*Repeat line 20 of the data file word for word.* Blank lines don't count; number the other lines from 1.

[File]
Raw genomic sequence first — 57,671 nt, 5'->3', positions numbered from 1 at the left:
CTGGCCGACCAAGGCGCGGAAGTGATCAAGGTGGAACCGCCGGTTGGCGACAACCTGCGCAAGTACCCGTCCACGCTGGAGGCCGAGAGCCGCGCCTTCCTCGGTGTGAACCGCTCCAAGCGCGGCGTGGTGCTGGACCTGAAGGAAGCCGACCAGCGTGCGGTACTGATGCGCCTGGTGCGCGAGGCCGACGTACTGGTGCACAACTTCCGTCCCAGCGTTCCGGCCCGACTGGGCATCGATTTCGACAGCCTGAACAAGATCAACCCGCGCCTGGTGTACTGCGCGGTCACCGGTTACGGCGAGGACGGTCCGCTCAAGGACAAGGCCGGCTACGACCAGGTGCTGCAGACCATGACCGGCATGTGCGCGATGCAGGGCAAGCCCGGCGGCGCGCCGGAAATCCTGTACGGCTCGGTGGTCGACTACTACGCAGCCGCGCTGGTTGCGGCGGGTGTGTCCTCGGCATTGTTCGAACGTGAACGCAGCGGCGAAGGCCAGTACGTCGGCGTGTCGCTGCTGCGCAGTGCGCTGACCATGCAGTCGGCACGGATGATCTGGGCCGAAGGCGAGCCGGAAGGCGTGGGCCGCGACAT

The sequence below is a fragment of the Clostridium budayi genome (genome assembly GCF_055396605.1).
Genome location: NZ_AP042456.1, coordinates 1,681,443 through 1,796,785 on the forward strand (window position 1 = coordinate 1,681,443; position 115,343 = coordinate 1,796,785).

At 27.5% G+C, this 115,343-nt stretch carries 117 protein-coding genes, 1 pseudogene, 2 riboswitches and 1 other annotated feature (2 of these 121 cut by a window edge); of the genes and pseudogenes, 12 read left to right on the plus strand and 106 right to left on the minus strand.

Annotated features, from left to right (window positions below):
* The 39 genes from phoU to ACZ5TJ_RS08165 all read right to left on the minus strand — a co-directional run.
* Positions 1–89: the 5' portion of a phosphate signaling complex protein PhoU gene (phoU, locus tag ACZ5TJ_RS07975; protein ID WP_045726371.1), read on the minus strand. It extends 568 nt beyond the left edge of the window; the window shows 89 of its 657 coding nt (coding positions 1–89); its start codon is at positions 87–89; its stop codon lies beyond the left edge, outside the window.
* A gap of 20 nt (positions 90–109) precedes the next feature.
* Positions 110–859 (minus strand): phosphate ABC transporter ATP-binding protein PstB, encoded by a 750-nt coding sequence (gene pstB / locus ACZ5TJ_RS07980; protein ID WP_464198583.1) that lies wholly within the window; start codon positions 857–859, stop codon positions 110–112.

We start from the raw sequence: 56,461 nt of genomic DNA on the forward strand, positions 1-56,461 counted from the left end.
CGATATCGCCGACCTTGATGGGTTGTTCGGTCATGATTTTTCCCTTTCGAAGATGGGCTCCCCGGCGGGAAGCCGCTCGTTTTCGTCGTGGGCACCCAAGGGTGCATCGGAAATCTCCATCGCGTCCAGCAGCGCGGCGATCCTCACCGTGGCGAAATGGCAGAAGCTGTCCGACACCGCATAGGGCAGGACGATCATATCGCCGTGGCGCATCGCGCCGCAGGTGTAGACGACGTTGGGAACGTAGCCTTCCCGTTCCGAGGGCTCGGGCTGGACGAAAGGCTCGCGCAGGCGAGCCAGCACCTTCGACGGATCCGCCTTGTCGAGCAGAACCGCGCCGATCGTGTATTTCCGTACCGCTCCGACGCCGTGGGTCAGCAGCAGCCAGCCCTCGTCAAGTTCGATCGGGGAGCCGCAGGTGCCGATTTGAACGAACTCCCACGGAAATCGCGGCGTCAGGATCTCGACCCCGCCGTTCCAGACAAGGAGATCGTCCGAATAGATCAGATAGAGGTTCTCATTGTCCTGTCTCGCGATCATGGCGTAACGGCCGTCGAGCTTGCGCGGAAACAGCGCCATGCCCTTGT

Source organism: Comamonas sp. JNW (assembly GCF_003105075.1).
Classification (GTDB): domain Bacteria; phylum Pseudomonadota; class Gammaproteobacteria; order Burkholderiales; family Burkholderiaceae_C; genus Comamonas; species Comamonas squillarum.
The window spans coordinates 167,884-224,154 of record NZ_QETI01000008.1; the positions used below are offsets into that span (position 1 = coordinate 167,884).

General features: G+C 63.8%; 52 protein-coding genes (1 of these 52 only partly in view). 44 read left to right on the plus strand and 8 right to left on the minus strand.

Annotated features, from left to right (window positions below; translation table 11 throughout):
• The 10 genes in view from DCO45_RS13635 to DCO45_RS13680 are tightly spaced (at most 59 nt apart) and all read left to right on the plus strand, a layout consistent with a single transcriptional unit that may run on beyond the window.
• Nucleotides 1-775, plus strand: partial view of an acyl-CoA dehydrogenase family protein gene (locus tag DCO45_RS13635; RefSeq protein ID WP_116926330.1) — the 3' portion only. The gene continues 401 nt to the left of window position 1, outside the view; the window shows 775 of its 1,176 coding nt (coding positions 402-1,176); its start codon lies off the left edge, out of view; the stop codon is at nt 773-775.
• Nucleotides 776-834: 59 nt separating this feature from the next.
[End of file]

• Nucleotides 776-834: 59 nt separating this feature from the next.